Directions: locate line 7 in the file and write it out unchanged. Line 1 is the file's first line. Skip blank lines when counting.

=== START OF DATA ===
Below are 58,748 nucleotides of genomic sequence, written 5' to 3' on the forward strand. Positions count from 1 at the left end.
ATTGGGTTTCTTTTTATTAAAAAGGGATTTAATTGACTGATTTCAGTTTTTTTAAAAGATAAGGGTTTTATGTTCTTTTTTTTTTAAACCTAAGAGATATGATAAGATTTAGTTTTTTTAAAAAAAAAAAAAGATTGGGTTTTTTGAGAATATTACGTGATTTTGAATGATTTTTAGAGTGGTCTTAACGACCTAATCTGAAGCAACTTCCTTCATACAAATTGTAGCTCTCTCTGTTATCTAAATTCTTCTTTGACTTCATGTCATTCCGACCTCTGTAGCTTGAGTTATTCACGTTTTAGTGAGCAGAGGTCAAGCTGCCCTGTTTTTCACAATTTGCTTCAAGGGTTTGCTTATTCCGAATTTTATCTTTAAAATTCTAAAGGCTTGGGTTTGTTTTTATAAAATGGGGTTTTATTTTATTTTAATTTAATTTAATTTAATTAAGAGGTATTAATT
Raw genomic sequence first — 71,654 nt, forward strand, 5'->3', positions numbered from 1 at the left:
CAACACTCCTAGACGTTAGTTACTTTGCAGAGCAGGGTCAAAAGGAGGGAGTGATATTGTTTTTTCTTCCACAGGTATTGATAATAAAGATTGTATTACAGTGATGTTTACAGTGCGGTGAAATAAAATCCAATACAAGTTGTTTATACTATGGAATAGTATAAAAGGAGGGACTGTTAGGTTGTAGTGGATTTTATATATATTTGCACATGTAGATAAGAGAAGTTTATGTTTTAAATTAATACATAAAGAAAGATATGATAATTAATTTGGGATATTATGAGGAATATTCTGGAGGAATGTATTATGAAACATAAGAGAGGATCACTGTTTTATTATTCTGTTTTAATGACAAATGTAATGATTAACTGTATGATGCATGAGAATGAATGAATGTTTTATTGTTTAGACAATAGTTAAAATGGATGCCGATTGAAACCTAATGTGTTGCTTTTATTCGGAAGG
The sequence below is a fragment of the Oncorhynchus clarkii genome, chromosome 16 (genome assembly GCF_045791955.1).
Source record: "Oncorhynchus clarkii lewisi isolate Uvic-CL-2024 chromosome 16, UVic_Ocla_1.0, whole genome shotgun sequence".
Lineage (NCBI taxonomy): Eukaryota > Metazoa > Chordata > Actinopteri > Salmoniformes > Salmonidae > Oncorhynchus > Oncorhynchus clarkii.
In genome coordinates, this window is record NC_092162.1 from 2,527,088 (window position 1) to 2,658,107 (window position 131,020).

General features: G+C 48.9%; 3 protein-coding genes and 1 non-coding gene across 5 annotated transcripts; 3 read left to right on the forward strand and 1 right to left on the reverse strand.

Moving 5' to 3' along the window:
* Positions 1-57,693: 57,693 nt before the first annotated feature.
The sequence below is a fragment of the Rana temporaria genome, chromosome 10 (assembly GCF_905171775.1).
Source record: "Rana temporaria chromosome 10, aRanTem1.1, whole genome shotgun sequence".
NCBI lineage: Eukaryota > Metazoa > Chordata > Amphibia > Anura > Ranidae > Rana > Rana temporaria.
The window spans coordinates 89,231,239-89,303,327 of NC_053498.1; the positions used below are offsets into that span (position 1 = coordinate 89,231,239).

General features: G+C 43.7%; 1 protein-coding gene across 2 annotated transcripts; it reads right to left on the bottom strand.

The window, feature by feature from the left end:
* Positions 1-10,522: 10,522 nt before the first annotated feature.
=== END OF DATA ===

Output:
Lineage (NCBI taxonomy): Eukaryota > Metazoa > Chordata > Actinopteri > Salmoniformes > Salmonidae > Oncorhynchus > Oncorhynchus clarkii.